Well known Latter-day Saint playwright and LGBT advocate, Eric R. Samuelsen, a devout member of The Church of Jesus Christ of Latter-day Saints (often referred to as “the Mormon Church”) passed away on Friday, 20 September 2019, at age 63.
Samuelsen was born in Provo, Utah, but grew up in Indiana. His father was an opera singer who immigrated from Norway. Samuelsen himself served a mission for the Church in Norway. His father helped to inspire his 2017 play, “The Ice Front.”
Eric Samuelsen was a graduate of the Brigham Young University (BYU) class of 1983. In 1992, he returned to the university as a member of the faculty. For a little more than a decade, from 1999 to 2011, he was the head of the university’s play writing program. In 2012, he retired from BYU after being diagnosed with polymyositis — a rare disease that causes muscles to become irritated and inflamed. However, he did not allow his health issues to deter him from continuing to draft plays.
As a noted playwright, he saw more than two dozen of his plays produced across the United States. He was also a three-time winner of the Association for Mormon Letters Drama Award.
In 2003, Samuelsen began working with Plan-B Theatre Company in Salt Lake City, Utah, and became the playwright in residence there in 2012. In 2013-14, the theater presented four of his works in “A Season of Eric.” At his passing, Jerry Rapier, Plan-B’s artistic director posted on Facebook, “There is a hole in my heart; an entire swath of my soul is flapping in the wind, threatening to detach and fly away.” Plan-B released a statement, that said Samuelsen “made our world a better place simply by being in it. … You risked many things to share your work with us. You were good, you were right, you were kind. And you were one helluva playwright. You challenged us, you changed us, you buoyed us and inspired us.”
Samuelsen was known for creating Latter-day Saint characters who were a little less than perfect. For example, his 2011 play, “Borderlands,” which debuted at Plan-B, is set in a Provo used-car lot and features a car salesman who identifies as a Latter-day Saint despite his dubious ethics, and a character who is an openly gay, LDS teenager. The Salt Lake Tribune reports that according to Plan-B, Samuelsen “advocated for the equality of all, for the protection of all, at great personal cost. Many LGBTQ people are alive today because of him.”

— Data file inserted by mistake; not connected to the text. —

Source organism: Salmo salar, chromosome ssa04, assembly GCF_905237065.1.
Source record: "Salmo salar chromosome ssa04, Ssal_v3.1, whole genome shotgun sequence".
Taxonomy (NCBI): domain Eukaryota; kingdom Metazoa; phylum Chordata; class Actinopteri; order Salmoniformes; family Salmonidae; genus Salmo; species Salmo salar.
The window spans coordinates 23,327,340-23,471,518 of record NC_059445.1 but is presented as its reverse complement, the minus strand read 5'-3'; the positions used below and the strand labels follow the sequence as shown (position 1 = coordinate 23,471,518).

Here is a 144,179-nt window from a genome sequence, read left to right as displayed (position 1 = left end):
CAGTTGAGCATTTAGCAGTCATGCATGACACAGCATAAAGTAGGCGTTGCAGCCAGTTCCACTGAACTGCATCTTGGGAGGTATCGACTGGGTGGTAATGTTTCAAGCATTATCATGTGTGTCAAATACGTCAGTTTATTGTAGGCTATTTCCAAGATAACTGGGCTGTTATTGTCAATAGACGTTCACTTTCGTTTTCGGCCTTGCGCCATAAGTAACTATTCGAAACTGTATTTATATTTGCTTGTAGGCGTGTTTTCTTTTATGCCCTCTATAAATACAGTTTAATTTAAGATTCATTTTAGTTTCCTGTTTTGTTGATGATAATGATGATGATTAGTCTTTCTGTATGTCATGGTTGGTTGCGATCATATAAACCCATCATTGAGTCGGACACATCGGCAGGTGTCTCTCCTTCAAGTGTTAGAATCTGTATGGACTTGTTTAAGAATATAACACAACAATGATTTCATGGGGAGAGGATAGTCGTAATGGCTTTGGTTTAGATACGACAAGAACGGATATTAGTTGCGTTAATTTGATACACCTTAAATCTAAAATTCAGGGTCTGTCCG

Samuelsen explained to the Catalyst magazine that he is a “straight, married Mormon guy” who “tried to be a friend to LDS gay students, who in past years were treated abominably.” He said, “I’ve tried to work within the system, to quietly influence attitudes and policies. Things have improved in recent years. But it’s not possible to write about borderland Mormons and not include a gay character.”
His first produced play, “Letter from a Prophet,” debuted at BYU in 1978. Over a period of four decades, his works included “Accommodations,” “Gadianton,” “The Seating of Senator Smoot,” “The Way We’re Wired,” “Family,” “Amerigo,” “Nothing Personal,” “Clearing Bombs,” “3,” and “Kruetzer’s Sonata.”
In an interview with the Salt Lake Tribune, Samuelsen said, “I grew up with stories about the Norwegian resistance. My dad told stories of how he would entertain people in fallout shelters. As a child, he would sing American folk songs in English because he loved cowboy movies, especially singing ones. That was the beginning of his career as an opera singer. I always wanted to do something with those stories.”
On Thursday, 19 September 2019, Samuelsen posted the following message on Facebook: “It’s been wonderful to see so many friends and family. I’m aware that I’m dying, but I don’t feel like I’m dying. I asked the doctor about it and he said you may not. You may just feel slower and more tired and weaker. Thank you so much for the tributes. Love to my friends.”
Tim Slover, a theater professor and fellow playwright at the University of Utah, said in a statement, “Eric was a fantastic amalgam of intellect, heart, wit, and artistic generosity. He was and will remain an inspiration to all whom he taught and all who aspire to write for the stage, especially those of us who try to dramatize belief and frailty.”
Eric Samuelsen is survived by his wife, Annette, and their four children.